A mere six weeks after obtaining FDA approval, Astellas Pharma is already considering expanding the label for Izervay, an eye injection acquired from Iveric Bio. The latest Phase III results, released earlier this week, have the potential to significantly boost the drug’s usage with 24-month safety and efficacy data.
Izervay garnered FDA approval in early August to treat geographic atrophy (GA) secondary to age-related macular degeneration (AMD). Nevertheless, its usage was initially restricted to a maximum of 12 months, as per the available trial data at that time. Now, Astellas aims to leverage the new 24-month data to seek a label update from the FDA.
The recent Phase III findings bring encouraging news. They demonstrate that the complement C5 inhibitor in Izervay maintains a consistent record of safety over 24 months, with no new safety concerns detected. Astellas has reported a significant reduction in the progression of geographic atrophy (GA) compared to the placebo group at the 24-month milestone.
Astellas’ acquisition of Iveric Bio for $5.9 billion in mid-July included the promising asset Izervay. At the time, the drug was already under FDA priority review, with a PDUFA date set, making it an appealing option for the company.
Izervay faces competition from Apellis Pharmaceuticals’ Syfovre, which received FDA approval for GA treatment in February of the same year. Notably, Syfovre’s label does not impose a time limit on treatment. Nevertheless, shortly after its introduction, Syfovre encountered safety concerns. Apellis pinpointed a specific needle included in select injection kits as a potential culprit, citing “internal structural variations.” The company confirmed eight instances of retinal vasculitis, a severe potential adverse reaction, following the drug’s approval.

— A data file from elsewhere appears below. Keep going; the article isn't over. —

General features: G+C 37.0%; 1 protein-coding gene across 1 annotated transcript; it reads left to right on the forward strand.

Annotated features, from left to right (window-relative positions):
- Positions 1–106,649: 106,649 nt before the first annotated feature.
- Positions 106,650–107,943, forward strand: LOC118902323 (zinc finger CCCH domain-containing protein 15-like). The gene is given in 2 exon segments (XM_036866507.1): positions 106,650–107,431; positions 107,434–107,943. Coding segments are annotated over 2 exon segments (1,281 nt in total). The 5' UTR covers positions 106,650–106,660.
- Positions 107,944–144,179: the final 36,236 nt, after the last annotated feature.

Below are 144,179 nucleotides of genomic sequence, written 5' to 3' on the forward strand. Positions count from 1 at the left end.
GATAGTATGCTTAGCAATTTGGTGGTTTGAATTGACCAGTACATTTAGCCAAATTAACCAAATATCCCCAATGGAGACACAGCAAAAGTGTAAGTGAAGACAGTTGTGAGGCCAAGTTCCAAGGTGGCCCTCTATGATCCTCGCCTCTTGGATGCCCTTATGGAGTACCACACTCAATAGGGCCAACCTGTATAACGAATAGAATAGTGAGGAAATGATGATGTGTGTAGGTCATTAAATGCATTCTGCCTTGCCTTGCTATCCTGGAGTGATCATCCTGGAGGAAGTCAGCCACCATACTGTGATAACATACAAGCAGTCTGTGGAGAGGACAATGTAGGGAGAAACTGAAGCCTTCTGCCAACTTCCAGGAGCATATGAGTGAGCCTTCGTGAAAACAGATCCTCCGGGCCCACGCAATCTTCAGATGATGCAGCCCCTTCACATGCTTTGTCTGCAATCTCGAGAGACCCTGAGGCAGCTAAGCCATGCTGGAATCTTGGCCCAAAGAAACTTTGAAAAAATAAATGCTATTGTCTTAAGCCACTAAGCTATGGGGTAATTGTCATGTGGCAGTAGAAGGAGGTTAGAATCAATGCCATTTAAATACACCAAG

Regarding dosing frequency, Izervay’s label suggests an injection every 28 days, whereas Syfovre offers a broader range, with injections recommended every 25 to 60 days. Astellas also noted that Izervay exhibited a comparable decrease in disease progression when administered every other month, offering patients greater flexibility in their treatment schedules.
The GA treatment market has been on the rise, with a valuation of $32.6 billion in the previous year and an expected growth of $68.5 billion by 2029. Analysts have predicted peak annual sales for Syfovre at $2.63 billion, while Izervay’s sales estimates with its current label were more modest at $1.35 billion.
The approval of Izervay and Syfovre put Astellas and Apellis on a direct collision course in the GA treatment market. As the only two treatments for this condition, which affects approximately 1.5 million individuals in the U.S. as age-related macular degeneration progresses, competition in this space is fierce. Analysts anticipate that this field will become a blockbuster pharmaceutical category in the coming years.
The competition between Izervay and Syfovre continues to center around safety as a crucial factor. In July, the American Society of Retinal Specialists expressed apprehensions about eye inflammation, highlighting six occurrences of occlusive retinal vasculitis in patients treated with Syfovre.
Dhaval Desai, Senior Vice President and Chief Development Officer at Astellas’ subsidiary Iveric Bio, stated the company’s intention to present these findings at an upcoming scientific conference and to provide them to regulatory bodies.